Costs: Ranchod says the cost of the card and the cost of the transactions depend on the type of current or savings account to which the card is linked. (Visit for the fees on all Nedbank’s accounts.)

Standard Bank

Standard Bank also has both types of cards, now chip-enabled Visa or MasterCard cards, with some differences in functionality.

Richard Fraser, the senior manager of banking products at Standard Bank, says the bank’s debit cards can be used for point-of-sale purchases, cash withdrawals at a till-point and online transactions with merchants where Masterpass is accepted.

Cheque cards, which are personalised, can be used for online purchases at any merchant, as well as for toll-gate payments, which cannot be made using the debit card. In addition, cheque card-holders have access to travel, accident and medical insurance, and emergency services.

He says that if you have a cheque card, you do not also need a debit card.

Costs: Fraser says the transaction and card fees on its debit and cheque cards depend on the type of current or savings accounts to which they are linked. This information is available at


Richard Fraser, the senior manager of banking products at Standard Bank, says Standard Bank’s debit card purchases are processed immediately, because all transactions essentially happen online. Cheque card transactions, on the other hand, are initially shown as “Outstanding card authorisation” on your provisional statement. When the merchant “banks” the transaction, Fraser says, the purchases are debited to your account. In some instances the “authorisation” amount differs from the final amount as the merchant may add on extras (for example, hotels and car-rental companies).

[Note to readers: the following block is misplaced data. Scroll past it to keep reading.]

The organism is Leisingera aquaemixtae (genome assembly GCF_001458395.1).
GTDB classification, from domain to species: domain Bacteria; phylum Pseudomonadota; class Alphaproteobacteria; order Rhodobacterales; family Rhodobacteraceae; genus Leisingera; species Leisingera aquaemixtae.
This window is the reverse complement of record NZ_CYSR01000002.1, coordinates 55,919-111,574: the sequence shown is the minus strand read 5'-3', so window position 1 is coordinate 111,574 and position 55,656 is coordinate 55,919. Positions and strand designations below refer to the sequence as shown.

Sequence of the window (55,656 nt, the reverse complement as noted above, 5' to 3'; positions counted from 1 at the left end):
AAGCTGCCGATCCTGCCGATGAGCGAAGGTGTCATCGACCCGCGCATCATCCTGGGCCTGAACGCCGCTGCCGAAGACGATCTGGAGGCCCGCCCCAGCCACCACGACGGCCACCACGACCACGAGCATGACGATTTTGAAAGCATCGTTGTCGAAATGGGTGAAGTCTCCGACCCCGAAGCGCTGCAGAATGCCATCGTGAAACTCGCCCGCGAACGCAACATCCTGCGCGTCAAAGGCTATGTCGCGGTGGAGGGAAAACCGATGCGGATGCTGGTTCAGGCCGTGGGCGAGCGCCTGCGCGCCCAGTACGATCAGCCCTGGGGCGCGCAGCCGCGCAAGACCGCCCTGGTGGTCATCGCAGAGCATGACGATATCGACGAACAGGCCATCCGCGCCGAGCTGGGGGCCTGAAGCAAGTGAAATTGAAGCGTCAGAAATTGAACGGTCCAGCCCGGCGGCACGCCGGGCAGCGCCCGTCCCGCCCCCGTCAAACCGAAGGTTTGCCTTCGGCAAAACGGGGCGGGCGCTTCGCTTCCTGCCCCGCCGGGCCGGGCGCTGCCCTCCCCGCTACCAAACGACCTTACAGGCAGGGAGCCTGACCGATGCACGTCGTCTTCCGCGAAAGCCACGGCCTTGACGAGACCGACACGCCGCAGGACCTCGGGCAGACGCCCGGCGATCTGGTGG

The transaction process for cheque cards and debit cards that can be used online happens in two phases in what is known as a dual messaging system, Willie van Zyl, head of card issuing at Absa, says. These are:

• The authorisation phase, where the transaction “message” is sent to the cardholder’s bank (issuer) to confirm that the card and PIN combination are valid and to check if there are sufficient funds in the linked account for the transaction in question where, upon approval, these funds are the “reserved”. This happens instantaneously.

• The settlement phase refers to where the merchant bank requests final settlement from the issuing bank which also involves contractual agreements between the respective acquiring bank and the merchant. In accordance with National Payments Systems settlement & charge-back regulations, Van Zyl says, the merchant via his acquiring bank has up to 120 days to present a settlement request to the issuing bank.